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  • 1
    Publication Date: 2018-09-28
    Type: Dataset
    Format: text/tab-separated-values, 33898 data points
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  • 2
    Publication Date: 2018-09-28
    Type: Dataset
    Format: text/tab-separated-values, 60161 data points
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  • 3
    Electronic Resource
    Electronic Resource
    [s.l.] : Macmillan Magazines Ltd.
    Nature 391 (1998), S. 575-577 
    ISSN: 1476-4687
    Source: Nature Archives 1869 - 2009
    Topics: Biology , Chemistry and Pharmacology , Medicine , Natural Sciences in General , Physics
    Notes: [Auszug] The spatial distributions of certain sea-surface properties, such as temperature, fluctuate on timescales from months to decades and in synchrony with the main regional atmospheric patterns comprising the global climate system. Although it has long been assumed that the ocean is submissive to ...
    Type of Medium: Electronic Resource
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  • 4
    Electronic Resource
    Electronic Resource
    [s.l.] : Nature Publishing Group
    Nature 265 (1977), S. 131-133 
    ISSN: 1476-4687
    Source: Nature Archives 1869 - 2009
    Topics: Biology , Chemistry and Pharmacology , Medicine , Natural Sciences in General , Physics
    Notes: [Auszug] The polar front, in reality a transition zone between antarctic and subantarctic water masses5, is most clearly revealed in vertical sections of temperature as that from our data shown in Fig. 1. South of the frontal zone there is a temperature minimum layer between 100 and 300m. As noted by ...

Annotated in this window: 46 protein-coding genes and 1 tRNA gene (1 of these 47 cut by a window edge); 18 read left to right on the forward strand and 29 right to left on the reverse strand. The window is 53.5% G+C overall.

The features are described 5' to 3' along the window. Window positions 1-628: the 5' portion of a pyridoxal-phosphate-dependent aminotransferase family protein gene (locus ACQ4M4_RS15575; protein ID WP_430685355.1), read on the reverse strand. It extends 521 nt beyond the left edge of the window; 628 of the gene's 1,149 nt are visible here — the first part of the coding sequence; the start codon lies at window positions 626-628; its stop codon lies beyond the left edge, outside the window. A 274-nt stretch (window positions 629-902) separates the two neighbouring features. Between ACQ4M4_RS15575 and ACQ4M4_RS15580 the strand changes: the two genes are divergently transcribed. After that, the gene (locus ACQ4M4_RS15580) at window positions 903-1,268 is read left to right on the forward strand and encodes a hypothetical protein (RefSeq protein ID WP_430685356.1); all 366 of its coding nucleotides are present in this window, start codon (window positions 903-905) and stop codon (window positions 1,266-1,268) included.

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  • 5
    Publication Date: 2018-09-28
    Type: Dataset
    Format: text/tab-separated-values, 25864 data points
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  • 6
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    PANGAEA
    In:  Woods Hole Oceanographic Institution, Physical Oceanography Department
    Publication Date: 2018-09-28
    Type: Dataset
    Format: text/tab-separated-values, 344310 data points
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  • 7
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    PANGAEA
    In:  Woods Hole Oceanographic Institution, Physical Oceanography Department
    Publication Date: 2018-09-28
    Type: Dataset
    Format: text/tab-separated-values, 9723 data points
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  • 8
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    AGU / Wiley
    In:  Journal of Geophysical Research: Oceans, 83 (C12). pp. 6093-6113.
    Publication Date: 2018-03-02
    Description: An intensive three-dimensional survey of the Antarctic Polar Front was made in the Drake Passage in March 1976. The front, which was imbedded within one of the high-velocity cores of the circumpolar current, is viewed as a water mass boundary demarking the northern extent of near-surface antarctic waters. Within the front, water masses are observed to intrude, one above the other, with characteristic vertical scales of 50–100 m. The intrusions are horizontally anisotropic, being elongated in the alongstream direction and constrained primarily to the upper 800 m of the front. The spatial and temporal persistence of the variability is examined through the analysis of continuous vertical profiles of horizontal velocity, temperature, salinity, and oxygen with discrete sampling of nutrients. Analysis of the velocity data showed the mean current flowing to the NNE with speeds of the order of 30–40 cm s−1 in the upper 600 m, with temporal variability over a 28-hour ‘yo-yo’ due primarily to internal gravity waves. The thermohaline variability was not internal wave induced but rather was associated with nearly isentropic advection of different water masses across the front. Cold fresh and warm salty intrusions did not conserve potential density, however, and double-diffusive transfers are strongly suggested as being crucial to an understanding of the dynamics of the intrusions. Applying a model (Joyce, 1977) for lateral mixing we estimate poleward temperature and salinity fluxes due to interleaving of 0.086°C cm s−1 and 0.069‰ cm s−1, respectively. If these values are typical, interleaving could play a significant role in large-scale balance of salt and, to a lesser extent, heat for the Southern Ocean.
    Type: Article , PeerReviewed
    Format: text